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The Secret Codes in Matthew: Examining Israel’s Messiah, Part 11: Matthew 16, by Kevin M. Williams

Yet Yeshua’s words, that the Ninevites would stand in judgment of Israel is consistent with rabbinic thought, at least to some degree. The notion has its roots in ancient Jewry with the question, “Why would such a prominent prophet of God be so recalcitrant to go to Nineveh?”

Their conclusion? “Were Jonah to go to Nineveh he would be the instrument of a terrible condemnation of Israel. Jonah had to choose between obeying God and defending the honor of Israel. In order to shield the child from the wrath of its Father, he chose not to go to Nineveh.”3

In other words, rather than have Nineveh elevated spiritually above Israel and the chosen people, Jonah chose to assume God’s wrath on himself. One commentator even goes so far as to say that Jonah was “zealous to sacrifice himself for the sake of Israel.” Does that sound familiar?

The four chapters of Jonah do not lead to this conclusion. However, if this is how the Hebrew people viewed Jonah, then his personal sacrifice for their sins would be a valid sign worth mentioning by Matthew, would it not? It should be noted again, that Matthew is considered the gospel to the Hebrews, addressing Hebrew issues more than any of the other gospel accounts. Regardless of what our modern Christian view is, if their perception of Jonah was one of personal sacrifice, then Matthew was wise to record it for all his (Jewish) readers.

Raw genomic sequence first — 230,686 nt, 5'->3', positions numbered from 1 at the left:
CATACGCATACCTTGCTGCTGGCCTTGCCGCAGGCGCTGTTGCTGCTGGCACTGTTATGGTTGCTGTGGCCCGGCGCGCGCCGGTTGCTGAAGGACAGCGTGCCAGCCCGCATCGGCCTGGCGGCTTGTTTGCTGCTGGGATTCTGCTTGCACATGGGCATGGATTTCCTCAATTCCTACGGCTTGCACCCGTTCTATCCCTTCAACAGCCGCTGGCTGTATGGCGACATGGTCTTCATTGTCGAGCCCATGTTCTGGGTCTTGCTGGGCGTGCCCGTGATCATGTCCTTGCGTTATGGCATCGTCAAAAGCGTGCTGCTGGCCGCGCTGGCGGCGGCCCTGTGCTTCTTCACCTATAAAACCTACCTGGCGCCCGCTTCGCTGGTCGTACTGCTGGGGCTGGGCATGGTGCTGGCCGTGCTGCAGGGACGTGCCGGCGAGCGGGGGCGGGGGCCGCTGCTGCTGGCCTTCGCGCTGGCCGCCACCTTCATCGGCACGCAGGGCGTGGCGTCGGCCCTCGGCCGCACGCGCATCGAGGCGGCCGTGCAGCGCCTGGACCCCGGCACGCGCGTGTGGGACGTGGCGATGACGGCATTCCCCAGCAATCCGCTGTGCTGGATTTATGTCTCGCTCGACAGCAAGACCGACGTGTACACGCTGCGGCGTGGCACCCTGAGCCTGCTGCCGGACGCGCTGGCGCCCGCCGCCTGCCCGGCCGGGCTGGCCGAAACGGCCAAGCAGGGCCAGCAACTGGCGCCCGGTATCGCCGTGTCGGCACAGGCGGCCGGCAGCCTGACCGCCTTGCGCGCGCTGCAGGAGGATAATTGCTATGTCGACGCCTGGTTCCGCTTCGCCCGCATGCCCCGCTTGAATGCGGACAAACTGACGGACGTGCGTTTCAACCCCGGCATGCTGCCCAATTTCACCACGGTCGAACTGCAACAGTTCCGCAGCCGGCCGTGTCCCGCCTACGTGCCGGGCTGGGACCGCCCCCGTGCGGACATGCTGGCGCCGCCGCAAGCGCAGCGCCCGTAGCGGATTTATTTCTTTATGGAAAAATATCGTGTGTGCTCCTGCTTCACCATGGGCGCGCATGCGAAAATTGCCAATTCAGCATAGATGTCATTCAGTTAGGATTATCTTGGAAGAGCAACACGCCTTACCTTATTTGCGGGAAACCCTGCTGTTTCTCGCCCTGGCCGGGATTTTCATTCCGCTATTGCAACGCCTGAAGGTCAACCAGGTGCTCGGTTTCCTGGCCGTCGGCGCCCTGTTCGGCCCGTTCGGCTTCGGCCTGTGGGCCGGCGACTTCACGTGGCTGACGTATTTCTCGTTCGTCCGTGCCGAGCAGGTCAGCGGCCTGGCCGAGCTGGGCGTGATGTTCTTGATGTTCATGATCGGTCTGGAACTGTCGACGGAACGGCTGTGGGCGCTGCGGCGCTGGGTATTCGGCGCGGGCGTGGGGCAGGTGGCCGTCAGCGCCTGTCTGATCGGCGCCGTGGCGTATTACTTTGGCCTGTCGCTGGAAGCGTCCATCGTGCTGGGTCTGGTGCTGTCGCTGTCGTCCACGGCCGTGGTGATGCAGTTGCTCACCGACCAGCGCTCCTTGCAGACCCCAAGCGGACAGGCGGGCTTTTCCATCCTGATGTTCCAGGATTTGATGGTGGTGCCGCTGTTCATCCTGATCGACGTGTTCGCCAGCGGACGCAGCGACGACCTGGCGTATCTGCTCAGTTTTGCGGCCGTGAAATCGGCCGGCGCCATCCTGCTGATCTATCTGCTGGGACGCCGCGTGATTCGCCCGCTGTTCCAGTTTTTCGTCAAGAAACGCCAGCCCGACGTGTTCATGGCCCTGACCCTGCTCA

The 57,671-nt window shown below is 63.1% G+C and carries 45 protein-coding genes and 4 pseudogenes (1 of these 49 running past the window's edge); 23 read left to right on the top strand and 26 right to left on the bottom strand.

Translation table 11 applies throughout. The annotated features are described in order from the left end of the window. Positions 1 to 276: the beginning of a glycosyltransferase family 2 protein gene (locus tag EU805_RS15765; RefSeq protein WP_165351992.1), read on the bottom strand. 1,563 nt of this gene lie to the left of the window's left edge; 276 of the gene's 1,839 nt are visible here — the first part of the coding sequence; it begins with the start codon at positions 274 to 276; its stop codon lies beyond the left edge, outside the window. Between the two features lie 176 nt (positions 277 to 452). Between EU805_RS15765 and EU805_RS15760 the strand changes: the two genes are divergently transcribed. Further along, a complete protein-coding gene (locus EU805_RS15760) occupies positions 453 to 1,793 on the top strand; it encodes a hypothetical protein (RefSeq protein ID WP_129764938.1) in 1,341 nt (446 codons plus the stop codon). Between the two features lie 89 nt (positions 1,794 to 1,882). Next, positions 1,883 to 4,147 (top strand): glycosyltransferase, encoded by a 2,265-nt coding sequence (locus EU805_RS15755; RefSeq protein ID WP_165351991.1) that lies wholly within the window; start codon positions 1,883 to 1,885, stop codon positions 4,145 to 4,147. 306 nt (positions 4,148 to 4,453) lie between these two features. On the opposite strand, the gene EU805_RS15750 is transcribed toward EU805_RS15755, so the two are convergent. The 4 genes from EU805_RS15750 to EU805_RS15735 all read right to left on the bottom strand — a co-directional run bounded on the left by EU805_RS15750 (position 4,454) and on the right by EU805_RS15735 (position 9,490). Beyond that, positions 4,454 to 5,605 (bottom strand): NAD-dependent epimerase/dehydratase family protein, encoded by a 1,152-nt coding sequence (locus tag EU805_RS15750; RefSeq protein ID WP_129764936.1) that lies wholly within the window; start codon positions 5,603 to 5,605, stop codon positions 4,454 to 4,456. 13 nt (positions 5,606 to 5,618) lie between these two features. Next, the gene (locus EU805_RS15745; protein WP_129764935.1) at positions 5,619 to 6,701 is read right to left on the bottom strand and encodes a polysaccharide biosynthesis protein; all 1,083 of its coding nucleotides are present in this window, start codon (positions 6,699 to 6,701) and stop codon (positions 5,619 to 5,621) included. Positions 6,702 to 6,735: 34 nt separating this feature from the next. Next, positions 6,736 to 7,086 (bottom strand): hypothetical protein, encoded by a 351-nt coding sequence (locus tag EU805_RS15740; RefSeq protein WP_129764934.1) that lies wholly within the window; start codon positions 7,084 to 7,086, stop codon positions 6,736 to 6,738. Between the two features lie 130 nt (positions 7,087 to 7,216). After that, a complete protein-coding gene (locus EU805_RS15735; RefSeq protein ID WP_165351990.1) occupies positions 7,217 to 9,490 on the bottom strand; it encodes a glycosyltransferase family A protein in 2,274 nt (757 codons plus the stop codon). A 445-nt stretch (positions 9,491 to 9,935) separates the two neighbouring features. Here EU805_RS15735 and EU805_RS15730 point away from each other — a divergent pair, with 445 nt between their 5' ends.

How remarkable that a group of gentiles—the Ninevites—could be such a phenomenal tool in the hands of God. These gentiles, who knew nothing of the temple, nothing of holy sacrifice, nothing of the sanctity of Yahweh (Jehovah), nothing of a messianic hope, nothing of the Torah of God, and had not grown up in the religious environment or covenants made to Israel, came to know the forgiveness and grace of the Almighty.

Nineveh became an everlasting example. What was accomplished in one nation through the Jewish prophet Jonah, the sign of the Jewish Messiah would be even greater. And how great it was—it has reached every continent of the earth! What one Jewish man, Jonah, did in Ninevah, 12 Jewish men would do for the continent, and eventually, the globe.

And to make Yeshua’s “sign” even more poignant, the Nenevites found redemption not through strict, ritual observance of the Torah—as many Pharisees and all Sadducees practiced—but through repentance. The Pharisees and Sadducees, the people considered then and now as those most concerned with holiness, ritual purity, and Torah observance, were missing “the sign of Jonah.” Unless they too came to embrace repentance, they would face “condemnation,” at the hands of faithful Gentiles. What irony!

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Category: Biblical Studies, Fall 2003, Pneuma Review

About the Author: Kevin M. Williams, Litt.D., H.L.D. has served in Messianic ministries since 1987 and has written numerous articles and been a featured speaker at regional and international conferences on Messianic Judaism.

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